“So what’s up? Stuck on a plot point.”
“…yea. I have the captain finally reaching the caves, but I don’t know whether to kill him or have him discover paintings on the wall.”
“It’s pretty clear, Older One.”
“Of course. They can be ancient aliens, with early prototypes of pyramids that they gave to the Egyptians. It all fits. Except by now, they’ve advanced to floating labyrinths that hover over the enslaved ones who hate the oligarchy and will one day rise to conquer them all.”
“When I say I love you…just know on Mom’s dead soul that I don’t mean it,” I laughed, picking up my handle of vodka that rests below my desk.
“If you were any more dead to me, I’d have to cross the river of Styx just to kill you again,” he jested back.
“Ok, I got it. Let me go. Send me your update.”
“Already did, Older One. Later.”
The next hour passed me by. The mixture of vodka swigs and manic creativity stole time from my brain. As soon as I typed ‘Chapter four,’ I heard the front door open. My antagonist returned. She had a salt-and-pepper fro, with brown skin and sharp eyes that could snip a man’s ego from below the waist. Along with dimples, but it’s been so long since she smiled at me, I forgot what they looked like.
I came to admire the Texas-style rustic home that dominated the corner a few blocks from my house. I imagined the wooden beams that hovered above the marble countertops in the kitchen. The all-black Harley-Davidson Iron 883 motorcycle immaculately cleaned, resting in one garage, while the other housed minivans and old furniture. The vintage living room where two children, a boy, and a girl, would rest easy near a fireplace reading different books, both of equal creative stature.
In the upstairs master bedroom, the wife would emerge from a mist of shower steam, ravishing, fresh, wrapped in a towel. She’d bend over and shake her hair wildly, then throw it back in a ferocious stance. The husband would loosen his tie, kick off his hard bottom shoes, and without any time to fully take off his pants, sweep her to the bed, slamming her on her back.
She’d fight in a serious way that transitioned into casual, enraging his passion to the point where once his pants descended below his knees, he entered a paradise worth dying in. She would contemplate her heart bursting beneath him, with her eyes rolled back, having to sink her teeth into the towel she just threw off, dangling on the edge of the bed. The mattress would rock with such intensity that the undisciplined husband moaned and screamed. The children would hear their parents intertwined in the supernova of…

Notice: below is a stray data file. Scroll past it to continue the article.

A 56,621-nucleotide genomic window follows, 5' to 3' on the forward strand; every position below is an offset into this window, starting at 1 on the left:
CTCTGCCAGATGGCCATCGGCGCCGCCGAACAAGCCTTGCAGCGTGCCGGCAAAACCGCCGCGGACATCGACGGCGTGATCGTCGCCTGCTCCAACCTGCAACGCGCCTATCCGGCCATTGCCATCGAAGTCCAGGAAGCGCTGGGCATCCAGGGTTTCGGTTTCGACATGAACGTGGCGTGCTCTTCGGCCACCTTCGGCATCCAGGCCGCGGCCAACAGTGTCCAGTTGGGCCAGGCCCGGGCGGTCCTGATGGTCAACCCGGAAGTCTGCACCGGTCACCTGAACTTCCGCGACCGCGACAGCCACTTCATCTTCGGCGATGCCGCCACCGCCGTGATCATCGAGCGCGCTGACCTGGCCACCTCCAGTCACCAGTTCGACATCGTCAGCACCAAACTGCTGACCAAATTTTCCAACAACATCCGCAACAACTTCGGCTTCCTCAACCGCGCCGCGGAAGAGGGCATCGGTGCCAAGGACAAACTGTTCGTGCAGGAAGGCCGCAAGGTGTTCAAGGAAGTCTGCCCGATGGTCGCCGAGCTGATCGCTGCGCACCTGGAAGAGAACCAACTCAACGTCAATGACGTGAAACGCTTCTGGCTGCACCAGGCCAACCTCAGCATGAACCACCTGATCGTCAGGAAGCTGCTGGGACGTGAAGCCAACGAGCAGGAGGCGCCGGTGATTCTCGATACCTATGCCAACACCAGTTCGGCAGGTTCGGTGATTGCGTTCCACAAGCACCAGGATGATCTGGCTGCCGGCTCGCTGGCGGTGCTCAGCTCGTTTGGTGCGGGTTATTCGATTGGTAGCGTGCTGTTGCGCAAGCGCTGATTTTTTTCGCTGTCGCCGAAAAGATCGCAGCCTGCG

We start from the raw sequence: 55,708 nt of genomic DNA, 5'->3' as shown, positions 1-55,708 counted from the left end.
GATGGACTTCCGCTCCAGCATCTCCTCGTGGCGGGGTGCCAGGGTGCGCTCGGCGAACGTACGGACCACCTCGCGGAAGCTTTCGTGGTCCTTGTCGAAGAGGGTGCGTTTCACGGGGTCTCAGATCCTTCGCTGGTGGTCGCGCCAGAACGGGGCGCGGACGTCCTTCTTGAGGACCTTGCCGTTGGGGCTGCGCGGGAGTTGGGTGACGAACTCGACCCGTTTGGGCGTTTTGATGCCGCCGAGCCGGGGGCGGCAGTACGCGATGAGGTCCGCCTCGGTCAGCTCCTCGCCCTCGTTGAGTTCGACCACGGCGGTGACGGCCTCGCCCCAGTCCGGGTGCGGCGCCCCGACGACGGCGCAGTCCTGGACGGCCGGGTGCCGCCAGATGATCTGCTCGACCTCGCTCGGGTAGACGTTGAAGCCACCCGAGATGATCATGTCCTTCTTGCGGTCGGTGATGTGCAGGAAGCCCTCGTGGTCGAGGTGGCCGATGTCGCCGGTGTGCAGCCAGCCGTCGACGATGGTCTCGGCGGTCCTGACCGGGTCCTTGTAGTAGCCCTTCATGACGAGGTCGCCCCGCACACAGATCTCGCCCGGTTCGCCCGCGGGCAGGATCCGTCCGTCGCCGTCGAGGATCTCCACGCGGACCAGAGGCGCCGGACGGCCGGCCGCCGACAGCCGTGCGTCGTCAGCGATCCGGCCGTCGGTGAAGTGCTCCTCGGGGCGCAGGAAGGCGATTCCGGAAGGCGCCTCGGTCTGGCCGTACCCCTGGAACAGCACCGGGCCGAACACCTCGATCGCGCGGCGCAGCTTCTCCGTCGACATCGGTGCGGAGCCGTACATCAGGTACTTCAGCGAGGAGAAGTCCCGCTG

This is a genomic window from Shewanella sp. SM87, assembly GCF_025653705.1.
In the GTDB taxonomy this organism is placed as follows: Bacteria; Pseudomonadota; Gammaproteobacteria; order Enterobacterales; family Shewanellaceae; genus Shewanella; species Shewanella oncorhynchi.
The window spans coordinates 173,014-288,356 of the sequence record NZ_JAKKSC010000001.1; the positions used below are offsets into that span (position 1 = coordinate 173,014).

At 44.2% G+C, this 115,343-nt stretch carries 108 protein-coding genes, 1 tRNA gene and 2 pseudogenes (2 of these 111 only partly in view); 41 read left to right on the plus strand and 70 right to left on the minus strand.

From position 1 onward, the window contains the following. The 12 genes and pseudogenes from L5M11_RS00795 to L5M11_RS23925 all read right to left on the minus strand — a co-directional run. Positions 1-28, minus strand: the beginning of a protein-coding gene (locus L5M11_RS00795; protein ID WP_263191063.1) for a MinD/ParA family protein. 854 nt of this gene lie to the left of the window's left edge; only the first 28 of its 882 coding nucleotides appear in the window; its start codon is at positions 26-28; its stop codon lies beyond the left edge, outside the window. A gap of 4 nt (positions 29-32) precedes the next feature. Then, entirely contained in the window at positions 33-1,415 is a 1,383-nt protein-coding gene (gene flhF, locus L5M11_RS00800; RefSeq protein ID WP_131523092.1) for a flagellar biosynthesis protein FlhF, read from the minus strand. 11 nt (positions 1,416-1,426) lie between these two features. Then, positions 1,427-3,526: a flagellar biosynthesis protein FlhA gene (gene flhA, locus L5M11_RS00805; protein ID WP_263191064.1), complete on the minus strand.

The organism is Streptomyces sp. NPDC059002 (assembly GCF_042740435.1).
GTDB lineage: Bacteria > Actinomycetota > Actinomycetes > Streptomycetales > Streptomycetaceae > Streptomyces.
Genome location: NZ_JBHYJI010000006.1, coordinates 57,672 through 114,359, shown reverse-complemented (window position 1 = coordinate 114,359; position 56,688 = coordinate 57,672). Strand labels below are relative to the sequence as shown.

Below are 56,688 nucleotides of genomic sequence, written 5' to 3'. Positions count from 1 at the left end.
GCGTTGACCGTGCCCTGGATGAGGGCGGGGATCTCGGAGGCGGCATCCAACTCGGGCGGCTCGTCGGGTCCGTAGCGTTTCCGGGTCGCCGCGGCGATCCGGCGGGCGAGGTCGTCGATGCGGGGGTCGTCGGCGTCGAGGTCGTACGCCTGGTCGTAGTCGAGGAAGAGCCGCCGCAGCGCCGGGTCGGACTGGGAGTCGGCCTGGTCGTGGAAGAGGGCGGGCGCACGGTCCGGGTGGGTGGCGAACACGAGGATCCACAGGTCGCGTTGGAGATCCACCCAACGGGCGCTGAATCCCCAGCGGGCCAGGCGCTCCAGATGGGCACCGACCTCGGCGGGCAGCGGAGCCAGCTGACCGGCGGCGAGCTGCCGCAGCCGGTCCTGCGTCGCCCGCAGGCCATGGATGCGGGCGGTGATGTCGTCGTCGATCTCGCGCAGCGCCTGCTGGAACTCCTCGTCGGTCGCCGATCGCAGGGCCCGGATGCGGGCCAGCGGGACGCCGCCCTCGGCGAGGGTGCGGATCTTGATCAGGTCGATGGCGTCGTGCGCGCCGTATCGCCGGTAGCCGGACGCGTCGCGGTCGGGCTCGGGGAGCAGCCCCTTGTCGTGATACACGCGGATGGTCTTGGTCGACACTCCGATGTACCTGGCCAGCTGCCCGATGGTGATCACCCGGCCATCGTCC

A horn blared behind me in traffic. I’d been staring at the house so long that I missed the entire duration of a green light.
“Hey! Move out the goddamn way!” someone yelled from the rolled-down window of his car.
“Sorry,” I whispered, before running the red light.
Daydreaming was my bad habit—next to the imaginary friend, that I named Rose when I was six years old, who only stopped speaking to me last week. I still see her, sitting in an ethereal wicker chair in the basement, telling me the future with words that manifest from wisps of smoke that escape a Tibetan sound bowl she plays.
Finally, I made it to my boring modern home, which lacked all personality. Something from an IKEA catalog that even impoverished people would look over. Every day I sit in my driveway for an extra ten minutes, contemplating my situation. Pondering what life on the road would be. A pariah, a deadbeat mom, sailing the seven seas, telling tales of ennui. Instead, I called my husband and ran through all the essential tasks of the day.
“Took you that long to answer the phone? I could’ve been dead by now,” I said dramatically, looking for him to give me a reply that could lead to something greater.
After his standard words of blah, blah, blah, I revved the engine back on, observed myself in the rearview mirror. I saw the hollowness of my smile that used to win over a room. A face that swelled after thirty-five, and the dead eyes of a woman strangled by routine, murdered by monotony. I whispered the Prayer to The Orishas, carefully backed out of my driveway, and went to Speakeasy, the nearby bar where a middle-aged woman could get a few winks and free shots.
To say it was bad luck would be an understatement. Every man in the bar reeked of weirdness. I could see the stink lines of perversion emanating off their skin. But I’d wasted twenty minutes getting there, so a drink was mandatory.
“Never seen someone like you in here before,” the bartender said.
He had a dead eye but was wearing glasses and his gut towered over his belt.
“A Mojito, please,” I replied daintily.
“Anything for you,” he winked.
When the mint leaves touched my lips, and I tasted the rum, I reverted to what I always do. I thought about my child. After two sips, I thought about my husband. By the third, I pushed the drink away, got back in the car, and drove home.
Derrick R. Lafayette is The Fictional Café’s 2021-2022 Writer-in-Residence. He’s written four novels and over a dozen short stories, published in print and online. When he’s not working as an IT Engineer or studying chess gambits on the astral plane, he’s reading or writing profusely. You can find more of his work on Amazon.